A colored illustration of Fred's party
Fred’s Party, illustration by Roberto Innocenti

The Ghost of Christmas Future shows Ebenezer that no one will miss Ebenezer after he dies. When Ebenezer begs the Ghost of Christmas Future to show him some tenderness connected to a death, the Ghost again turns to marriage – a couple who was in debt to Ebenezer, and the Cratchits. Both are in dire straits and the Cratchits are also experiencing terrible grief, but in both cases husband and wife draw strength and comfort from one another. It’s easy to see that love brings happiness when all is well, as in the case of Fred’s party and Belle’s noisy Christmas Eve. The Ghost of Christmas Future shows Ebenezer that love is not just a luxury but also a tool for survival that allows people to move through grief without becoming broken or bitter.

The Cratchits, played by The Muppets, in happier times
The Cratchits, played by The Muppets, in happier times

A Christmas Carol shows us many kinds of love and connection. There’s love between parents and children, love between siblings, love between friends, and the general love of “fellow man.” It’s fascinating that romantic love is seen as something that creates and sustains all these different kinds of love. In this story, even people who haven’t or are not experiencing romantic love can benefit from it, as the happiness of two people radiates outward and extends joy and generosity to everyone who comes within its circle.

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  1. Qualisign says:

    I loved Dickens when I was young, having read every one of his books in the school and public libraries when I was 12-13 years old. However, after learning a could of years ago that he tried to get his wife committed to an asylum so that he could take another partner, I find I am absolutely outraged and can no longer read anything he has written. And I still think A Christmas Carol is an incredible story. You are absolutely right about his excellent presentation of the small, intimate and loving relationship, but he shows the unhealthy and warped in much larger scale. A Christmas Carol has the best redemption scene at the end, but I still find it almost impossible to get over Dickens’ personal cruelties.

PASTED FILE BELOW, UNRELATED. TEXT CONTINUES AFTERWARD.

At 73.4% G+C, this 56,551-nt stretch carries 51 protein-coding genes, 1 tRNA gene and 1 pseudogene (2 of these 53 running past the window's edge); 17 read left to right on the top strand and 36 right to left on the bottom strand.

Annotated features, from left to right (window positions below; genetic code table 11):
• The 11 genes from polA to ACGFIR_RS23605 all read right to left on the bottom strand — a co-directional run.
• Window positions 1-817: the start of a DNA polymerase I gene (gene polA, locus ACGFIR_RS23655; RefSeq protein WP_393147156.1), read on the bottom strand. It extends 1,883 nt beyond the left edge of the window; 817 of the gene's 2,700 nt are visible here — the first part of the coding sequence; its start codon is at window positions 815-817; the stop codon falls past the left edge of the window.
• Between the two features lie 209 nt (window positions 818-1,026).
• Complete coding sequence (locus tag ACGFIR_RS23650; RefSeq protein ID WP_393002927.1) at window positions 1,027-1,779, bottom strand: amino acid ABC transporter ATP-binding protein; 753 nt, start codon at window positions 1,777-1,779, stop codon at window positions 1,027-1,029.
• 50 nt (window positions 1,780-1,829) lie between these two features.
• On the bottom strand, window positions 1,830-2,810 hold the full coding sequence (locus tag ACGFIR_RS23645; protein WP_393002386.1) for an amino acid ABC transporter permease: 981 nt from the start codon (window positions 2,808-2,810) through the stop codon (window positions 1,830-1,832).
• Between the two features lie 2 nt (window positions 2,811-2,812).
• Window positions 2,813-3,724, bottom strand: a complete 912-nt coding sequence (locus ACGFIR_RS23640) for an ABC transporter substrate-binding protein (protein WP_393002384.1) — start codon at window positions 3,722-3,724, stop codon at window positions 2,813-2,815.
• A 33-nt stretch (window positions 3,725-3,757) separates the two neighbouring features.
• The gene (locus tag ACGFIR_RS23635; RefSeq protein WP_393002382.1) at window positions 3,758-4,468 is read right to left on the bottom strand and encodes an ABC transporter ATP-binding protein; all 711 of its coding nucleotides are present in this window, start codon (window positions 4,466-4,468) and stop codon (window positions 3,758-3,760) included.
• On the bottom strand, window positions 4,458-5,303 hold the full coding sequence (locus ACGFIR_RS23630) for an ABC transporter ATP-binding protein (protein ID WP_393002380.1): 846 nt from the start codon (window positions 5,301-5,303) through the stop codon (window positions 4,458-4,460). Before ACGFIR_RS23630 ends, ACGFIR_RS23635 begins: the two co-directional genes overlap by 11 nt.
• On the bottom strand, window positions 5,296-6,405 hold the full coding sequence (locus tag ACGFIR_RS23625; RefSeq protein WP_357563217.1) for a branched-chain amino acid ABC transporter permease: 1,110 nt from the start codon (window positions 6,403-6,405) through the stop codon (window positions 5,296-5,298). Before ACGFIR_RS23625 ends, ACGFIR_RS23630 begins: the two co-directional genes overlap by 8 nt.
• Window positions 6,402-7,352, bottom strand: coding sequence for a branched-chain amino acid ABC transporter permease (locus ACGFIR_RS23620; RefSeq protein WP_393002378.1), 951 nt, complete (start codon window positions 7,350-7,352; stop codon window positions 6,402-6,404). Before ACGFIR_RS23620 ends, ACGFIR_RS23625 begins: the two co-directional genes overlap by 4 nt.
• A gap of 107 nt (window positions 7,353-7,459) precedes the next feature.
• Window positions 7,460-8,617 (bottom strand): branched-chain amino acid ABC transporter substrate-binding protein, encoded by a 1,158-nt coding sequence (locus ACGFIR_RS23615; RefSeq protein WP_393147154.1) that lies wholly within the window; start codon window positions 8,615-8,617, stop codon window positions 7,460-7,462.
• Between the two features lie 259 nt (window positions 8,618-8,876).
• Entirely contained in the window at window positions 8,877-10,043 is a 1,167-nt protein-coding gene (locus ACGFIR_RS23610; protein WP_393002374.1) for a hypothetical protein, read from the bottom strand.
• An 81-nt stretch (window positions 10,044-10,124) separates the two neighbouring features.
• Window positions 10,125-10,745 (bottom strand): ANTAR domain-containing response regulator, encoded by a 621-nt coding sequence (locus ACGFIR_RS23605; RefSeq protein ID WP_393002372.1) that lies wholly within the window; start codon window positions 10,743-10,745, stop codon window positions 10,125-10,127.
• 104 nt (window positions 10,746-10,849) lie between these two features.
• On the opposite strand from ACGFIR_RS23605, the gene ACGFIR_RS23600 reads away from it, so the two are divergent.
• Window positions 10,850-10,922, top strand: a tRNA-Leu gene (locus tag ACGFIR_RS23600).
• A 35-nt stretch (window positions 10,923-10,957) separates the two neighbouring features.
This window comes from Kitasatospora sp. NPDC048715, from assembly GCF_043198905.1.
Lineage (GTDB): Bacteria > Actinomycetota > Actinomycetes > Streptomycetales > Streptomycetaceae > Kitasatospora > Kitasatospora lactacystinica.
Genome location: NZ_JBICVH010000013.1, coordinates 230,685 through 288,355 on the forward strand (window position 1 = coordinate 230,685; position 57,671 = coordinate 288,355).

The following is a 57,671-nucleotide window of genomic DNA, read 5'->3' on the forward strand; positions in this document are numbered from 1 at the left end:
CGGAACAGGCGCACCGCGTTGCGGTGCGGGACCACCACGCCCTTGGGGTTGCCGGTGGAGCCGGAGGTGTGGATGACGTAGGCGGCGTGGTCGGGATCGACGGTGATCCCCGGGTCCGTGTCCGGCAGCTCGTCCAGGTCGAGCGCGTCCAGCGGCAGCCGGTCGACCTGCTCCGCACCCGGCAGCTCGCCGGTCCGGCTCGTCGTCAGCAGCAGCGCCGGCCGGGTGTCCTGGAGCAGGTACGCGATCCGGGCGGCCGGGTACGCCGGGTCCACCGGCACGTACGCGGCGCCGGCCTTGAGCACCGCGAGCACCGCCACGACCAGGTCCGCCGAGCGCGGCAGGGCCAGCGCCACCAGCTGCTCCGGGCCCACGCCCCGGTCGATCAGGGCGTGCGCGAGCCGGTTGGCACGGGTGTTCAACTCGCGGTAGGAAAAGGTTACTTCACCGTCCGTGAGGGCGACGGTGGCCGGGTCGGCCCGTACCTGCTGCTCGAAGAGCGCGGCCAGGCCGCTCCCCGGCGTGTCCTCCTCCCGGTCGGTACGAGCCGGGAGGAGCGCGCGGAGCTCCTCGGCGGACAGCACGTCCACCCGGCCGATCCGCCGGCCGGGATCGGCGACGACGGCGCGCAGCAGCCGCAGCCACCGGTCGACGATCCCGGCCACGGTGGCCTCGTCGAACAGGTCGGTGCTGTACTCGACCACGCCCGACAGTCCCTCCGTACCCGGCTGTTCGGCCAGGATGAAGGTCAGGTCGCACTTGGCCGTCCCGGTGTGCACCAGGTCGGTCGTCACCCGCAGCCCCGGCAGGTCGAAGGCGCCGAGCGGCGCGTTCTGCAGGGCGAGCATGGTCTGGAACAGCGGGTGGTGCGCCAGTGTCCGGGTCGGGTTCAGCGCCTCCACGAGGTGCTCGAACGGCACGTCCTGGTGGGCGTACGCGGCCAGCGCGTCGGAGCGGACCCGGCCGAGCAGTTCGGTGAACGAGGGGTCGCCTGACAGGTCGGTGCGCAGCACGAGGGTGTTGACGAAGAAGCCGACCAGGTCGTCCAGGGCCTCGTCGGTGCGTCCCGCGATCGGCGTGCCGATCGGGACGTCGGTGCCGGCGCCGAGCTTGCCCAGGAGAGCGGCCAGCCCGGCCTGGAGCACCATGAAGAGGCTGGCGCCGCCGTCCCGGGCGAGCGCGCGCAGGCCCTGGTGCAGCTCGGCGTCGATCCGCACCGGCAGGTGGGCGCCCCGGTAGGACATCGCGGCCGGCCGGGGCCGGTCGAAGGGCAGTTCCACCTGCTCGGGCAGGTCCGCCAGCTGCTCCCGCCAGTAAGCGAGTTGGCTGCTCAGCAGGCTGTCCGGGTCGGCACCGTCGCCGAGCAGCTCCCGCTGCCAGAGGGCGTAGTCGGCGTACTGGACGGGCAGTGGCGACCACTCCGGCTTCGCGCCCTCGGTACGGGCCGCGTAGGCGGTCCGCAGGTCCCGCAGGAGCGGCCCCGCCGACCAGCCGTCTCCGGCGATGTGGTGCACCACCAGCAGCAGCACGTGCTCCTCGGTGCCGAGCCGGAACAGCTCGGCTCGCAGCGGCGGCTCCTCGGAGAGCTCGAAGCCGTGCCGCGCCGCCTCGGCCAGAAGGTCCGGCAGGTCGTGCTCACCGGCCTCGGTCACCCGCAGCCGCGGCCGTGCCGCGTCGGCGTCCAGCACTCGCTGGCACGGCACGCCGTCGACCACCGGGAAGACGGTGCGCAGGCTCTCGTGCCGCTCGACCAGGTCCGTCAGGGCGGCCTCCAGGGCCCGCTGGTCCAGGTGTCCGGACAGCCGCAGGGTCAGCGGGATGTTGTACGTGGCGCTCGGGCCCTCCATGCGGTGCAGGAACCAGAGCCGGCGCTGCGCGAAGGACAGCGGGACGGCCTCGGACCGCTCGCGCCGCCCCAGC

Very nice discussion, Carrie S. It was good to be reminded of the lovely healthy relationships abundant in the story.

  2. Gillian B says:

    Agreed. One of the reasons I love “Love Actually” is the love scenes that aren’t cis het straight people in love. I love the Laura Linney and her brother, and the love she has for him that makes her set aside the gorgeous Carl. The love between Bill Nighy’s rocker and his manager, which is a friendship that has lasted for ages. Sam and his dad, where his (step) dad’s love means supporting and encouraging his son, even when his own heart is so broken. The other loves are sweet and lovely (well, with a couple of exceptions), but there is more than one love…

  3. The New Classic says:

    Really great essay. I never really thought of A Christmas Carol in the context of the importance of romantic love, but now I can see it’s there.

    @ Qualisign: Oh, yeah. The entire time I was reading this I was thinking about how much I loathed Charles Dickens. What he did to his wife was awful, and he was a pretty terrible father. He lamented, often, what a bunch of “total failures” his children were. Dad of the year, right there.

    IDK. A part of me says that Charles Dickens’ messy personal life shouldn’t take away from the lovely message of A Christmas Carol. But… I still have a little trouble with it, I guess.

  4. Jen says:

    I love A Christmas Carol and I love that you included an image from the Muppet version because that is the very best version of that story (forever and ever, amen). And actually speaking of that version and of love, that song Belle sings about lost love (which got cut in the screen version but is on my DVD version) is really the catalyst for Scrooge’s transformation in the movie. He realizes the love he gave up for money and is beginning to see what a hollow trade that was. So good!

  5. Karin says:

    That is lovely. I’ve never warmed up to reading Dickens, being forced to in high school ruined it for me. But maybe I should give him another try.